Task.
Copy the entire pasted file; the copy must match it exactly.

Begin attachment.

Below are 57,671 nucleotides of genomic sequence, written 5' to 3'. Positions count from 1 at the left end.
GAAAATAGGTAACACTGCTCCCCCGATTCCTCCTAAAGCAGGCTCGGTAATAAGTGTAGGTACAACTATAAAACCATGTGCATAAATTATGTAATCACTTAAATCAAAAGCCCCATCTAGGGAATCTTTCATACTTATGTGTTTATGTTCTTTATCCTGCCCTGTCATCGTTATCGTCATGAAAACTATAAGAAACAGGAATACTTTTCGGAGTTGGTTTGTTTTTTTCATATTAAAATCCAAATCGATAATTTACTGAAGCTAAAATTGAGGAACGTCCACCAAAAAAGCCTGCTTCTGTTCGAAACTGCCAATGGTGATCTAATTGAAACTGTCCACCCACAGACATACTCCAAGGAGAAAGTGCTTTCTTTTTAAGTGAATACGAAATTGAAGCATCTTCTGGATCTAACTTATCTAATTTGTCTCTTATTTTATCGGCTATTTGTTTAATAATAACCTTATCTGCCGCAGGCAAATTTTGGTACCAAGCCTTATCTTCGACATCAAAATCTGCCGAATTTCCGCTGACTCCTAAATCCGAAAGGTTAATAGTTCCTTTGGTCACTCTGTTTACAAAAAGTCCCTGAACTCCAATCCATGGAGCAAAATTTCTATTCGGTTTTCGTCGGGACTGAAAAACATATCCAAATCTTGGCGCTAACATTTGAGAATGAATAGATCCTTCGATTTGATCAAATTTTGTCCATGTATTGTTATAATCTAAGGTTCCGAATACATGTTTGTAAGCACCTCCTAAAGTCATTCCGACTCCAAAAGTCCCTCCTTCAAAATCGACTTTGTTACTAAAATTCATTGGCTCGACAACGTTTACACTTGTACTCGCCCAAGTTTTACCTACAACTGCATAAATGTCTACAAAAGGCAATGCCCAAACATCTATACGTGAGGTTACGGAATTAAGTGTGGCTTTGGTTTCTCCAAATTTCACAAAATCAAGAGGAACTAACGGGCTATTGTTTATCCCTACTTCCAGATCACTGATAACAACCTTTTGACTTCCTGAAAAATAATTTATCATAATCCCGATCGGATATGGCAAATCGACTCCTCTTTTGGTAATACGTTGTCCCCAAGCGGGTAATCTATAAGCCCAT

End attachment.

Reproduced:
Below are 57,671 nucleotides of genomic sequence, written 5' to 3'. Positions count from 1 at the left end.
GAAAATAGGTAACACTGCTCCCCCGATTCCTCCTAAAGCAGGCTCGGTAATAAGTGTAGGTACAACTATAAAACCATGTGCATAAATTATGTAATCACTTAAATCAAAAGCCCCATCTAGGGAATCTTTCATACTTATGTGTTTATGTTCTTTATCCTGCCCTGTCATCGTTATCGTCATGAAAACTATAAGAAACAGGAATACTTTTCGGAGTTGGTTTGTTTTTTTCATATTAAAATCCAAATCGATAATTTACTGAAGCTAAAATTGAGGAACGTCCACCAAAAAAGCCTGCTTCTGTTCGAAACTGCCAATGGTGATCTAATTGAAACTGTCCACCCACAGACATACTCCAAGGAGAAAGTGCTTTCTTTTTAAGTGAATACGAAATTGAAGCATCTTCTGGATCTAACTTATCTAATTTGTCTCTTATTTTATCGGCTATTTGTTTAATAATAACCTTATCTGCCGCAGGCAAATTTTGGTACCAAGCCTTATCTTCGACATCAAAATCTGCCGAATTTCCGCTGACTCCTAAATCCGAAAGGTTAATAGTTCCTTTGGTCACTCTGTTTACAAAAAGTCCCTGAACTCCAATCCATGGAGCAAAATTTCTATTCGGTTTTCGTCGGGACTGAAAAACATATCCAAATCTTGGCGCTAACATTTGAGAATGAATAGATCCTTCGATTTGATCAAATTTTGTCCATGTATTGTTATAATCTAAGGTTCCGAATACATGTTTGTAAGCACCTCCTAAAGTCATTCCGACTCCAAAAGTCCCTCCTTCAAAATCGACTTTGTTACTAAAATTCATTGGCTCGACAACGTTTACACTTGTACTCGCCCAAGTTTTACCTACAACTGCATAAATGTCTACAAAAGGCAATGCCCAAACATCTATACGTGAGGTTACGGAATTAAGTGTGGCTTTGGTTTCTCCAAATTTCACAAAATCAAGAGGAACTAACGGGCTATTGTTTATCCCTACTTCCAGATCACTGATAACAACCTTTTGACTTCCTGAAAAATAATTTATCATAATCCCGATCGGATATGGCAAATCGACTCCTCTTTTGGTAATACGTTGTCCCCAAGCGGGTAATCTATAAGCCCAT